Red Hat Readies Desktop 5 To Compete With Novell

Red Hat Enterprise Linux (RHEL) 5 Desktop, which is expected to ship later this year, offers an improved desktop with enhanced graphics, OpenOffice 2.0, support for the Oasis file format, a new Access-like database application, improved wireless support and improved compatibility with Microsoft Office, according to a Red Hat document released at the company's recent summit.

RHEL 5 Desktop, the first major upgrade of the corporate desktop since version 4 shipped in January 2005, is based upon the Fedora 5 code. Fedora 5 was made available on the Web in March.

One IBM partner said obstacles to deployment remain, but added customers are beginning to grasp that Linux offers them a strong cost saving and tighter security on the desktop.

"I see many opportunities with clients that are looking to get away from the Microsoft desktop and Office," said Frank Basanta, director of technology at Systems Solutions, New York. "The only problems that can arise are where they are running a specific vertical market application that only runs on Windows."

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Version 5's support for OpenOffice 2.0, Firefox 1.5 and Gnome 2.16 is expected to significantly improve the desktop experience for end users, Red Hat maintains. For instance, OpenOffice 2.0's support for the Oasis file format OpenDocument as well as a new slide-panel presentation user interface, new icons and theme/skin switching capabilities will make the desktop more compelling.

RHEL 5 Desktop's file manager, meanwhile, offers integrated search support, e-mail integration and allows users to share public directories over the local network.

The software also offers improved wireless support via the inclusion of a default Network Manager that will automatically connect the desktop to known networks. In addition, RHEL 5 will offer fully integrated VPN support.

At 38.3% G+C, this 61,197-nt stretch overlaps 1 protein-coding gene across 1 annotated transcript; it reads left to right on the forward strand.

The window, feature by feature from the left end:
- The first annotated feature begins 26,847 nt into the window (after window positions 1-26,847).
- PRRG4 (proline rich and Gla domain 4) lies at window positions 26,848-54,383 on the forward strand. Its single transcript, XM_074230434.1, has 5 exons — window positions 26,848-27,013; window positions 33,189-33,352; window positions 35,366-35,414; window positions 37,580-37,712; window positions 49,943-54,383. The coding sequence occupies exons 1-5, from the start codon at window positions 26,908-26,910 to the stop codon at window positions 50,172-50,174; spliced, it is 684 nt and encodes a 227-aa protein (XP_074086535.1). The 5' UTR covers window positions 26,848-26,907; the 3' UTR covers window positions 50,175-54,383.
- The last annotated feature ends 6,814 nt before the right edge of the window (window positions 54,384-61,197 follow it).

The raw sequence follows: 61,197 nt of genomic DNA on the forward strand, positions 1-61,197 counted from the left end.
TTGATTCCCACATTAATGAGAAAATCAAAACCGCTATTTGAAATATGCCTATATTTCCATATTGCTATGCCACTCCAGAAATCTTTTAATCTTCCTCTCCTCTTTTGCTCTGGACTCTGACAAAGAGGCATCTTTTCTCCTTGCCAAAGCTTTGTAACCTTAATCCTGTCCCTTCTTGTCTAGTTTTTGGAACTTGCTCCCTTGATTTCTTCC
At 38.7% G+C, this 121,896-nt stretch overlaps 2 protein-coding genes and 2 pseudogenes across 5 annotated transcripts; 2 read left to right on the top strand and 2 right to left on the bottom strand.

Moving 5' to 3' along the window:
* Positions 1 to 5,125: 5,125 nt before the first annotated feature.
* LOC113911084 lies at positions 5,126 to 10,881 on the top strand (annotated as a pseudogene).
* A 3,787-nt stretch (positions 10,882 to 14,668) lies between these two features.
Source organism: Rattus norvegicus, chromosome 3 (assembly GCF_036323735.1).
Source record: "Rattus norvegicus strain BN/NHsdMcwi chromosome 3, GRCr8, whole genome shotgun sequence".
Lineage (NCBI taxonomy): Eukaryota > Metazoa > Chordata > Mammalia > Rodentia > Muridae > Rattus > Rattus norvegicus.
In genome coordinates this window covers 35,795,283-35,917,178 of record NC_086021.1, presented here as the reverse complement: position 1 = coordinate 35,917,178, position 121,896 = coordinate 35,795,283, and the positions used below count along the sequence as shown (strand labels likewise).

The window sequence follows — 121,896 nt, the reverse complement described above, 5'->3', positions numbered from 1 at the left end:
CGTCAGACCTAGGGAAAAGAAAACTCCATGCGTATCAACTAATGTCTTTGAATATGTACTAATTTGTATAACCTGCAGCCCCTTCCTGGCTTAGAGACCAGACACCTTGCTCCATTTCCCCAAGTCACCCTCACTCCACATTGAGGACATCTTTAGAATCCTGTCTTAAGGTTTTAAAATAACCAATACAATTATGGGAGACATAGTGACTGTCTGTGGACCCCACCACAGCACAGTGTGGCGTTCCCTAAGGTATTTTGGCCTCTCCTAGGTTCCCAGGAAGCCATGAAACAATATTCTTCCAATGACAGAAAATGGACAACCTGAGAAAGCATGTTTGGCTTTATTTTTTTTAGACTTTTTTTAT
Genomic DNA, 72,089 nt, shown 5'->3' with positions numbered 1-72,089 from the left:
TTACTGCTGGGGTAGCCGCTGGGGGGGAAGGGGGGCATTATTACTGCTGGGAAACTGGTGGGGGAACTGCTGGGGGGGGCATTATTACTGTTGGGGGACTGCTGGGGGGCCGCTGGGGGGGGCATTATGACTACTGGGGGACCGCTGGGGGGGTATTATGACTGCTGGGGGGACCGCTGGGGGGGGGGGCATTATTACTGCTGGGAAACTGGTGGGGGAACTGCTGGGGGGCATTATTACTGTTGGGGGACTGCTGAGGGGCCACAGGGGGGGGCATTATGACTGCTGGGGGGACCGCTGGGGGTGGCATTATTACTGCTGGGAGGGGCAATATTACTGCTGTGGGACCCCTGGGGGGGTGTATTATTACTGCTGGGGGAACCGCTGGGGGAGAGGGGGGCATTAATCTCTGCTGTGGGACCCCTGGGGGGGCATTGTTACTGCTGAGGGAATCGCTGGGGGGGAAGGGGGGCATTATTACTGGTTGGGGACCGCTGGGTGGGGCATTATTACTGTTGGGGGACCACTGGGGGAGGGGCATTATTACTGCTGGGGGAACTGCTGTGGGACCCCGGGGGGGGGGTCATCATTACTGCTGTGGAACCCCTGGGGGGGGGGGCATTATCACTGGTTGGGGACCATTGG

In its new corporate desktop, Red Hat also is trying to dazzle new users with improved digital camera integration, support for encrypted USB peripherals and use of Accelerated Indirect GLX. New applications include the Evince document reader, Totem and Ekiga, an open-source phone-to-PC feature.

Red Hat did not respond to calls for comment on this story.

Some solution providers say Red Hat and Novell may have an easier time trying to convince large enterprise customers to move to the Linux desktop but predict it will be a difficult sell in the SMB market.

"Unfortunately, we don't see any opportunity for it. We're an SMB shop. Even the most inexperienced SMB end user is going to balk at it when confronted with the unfamiliar look and steep learning curve," said Daniel Haurey, principal at Exigent Technologies, Morristown, N.J. "I'm sure that the folks at Red Hat would love to liken it to switching from gas-powered to hybrid, but I think the reality is that it's more like going from driving to work to walking."

Some observers say interoperability problems with Microsoft Office continue to hinder Linux's growth on the desktop. The key problems, which Red Hat and Novell are trying to solve, include poor Microsoft document conversion, particularly Excel, and "mediocre" connectivity to Exchange.

According to a recent survey conducted by CRN, solution providers polled said 11 percent of their installed base of end users run Linux as their primary desktop, 85 percent run Windows and the other 4 percent run other clients.

While that indicates increasing opportunity, the survey also suggests that Red Hat, the leader in the Linux server market, may have a tougher time competing against Novell on the Linux desktop front.

According to the survey, for example, 62 percent of respondents said they think Suse Linux Desktop 10 is or will be a viable alternative to Windows Vista as a desktop PC platform, while only 35 percent of the same population believes Red Hat is a viable alternative to Windows.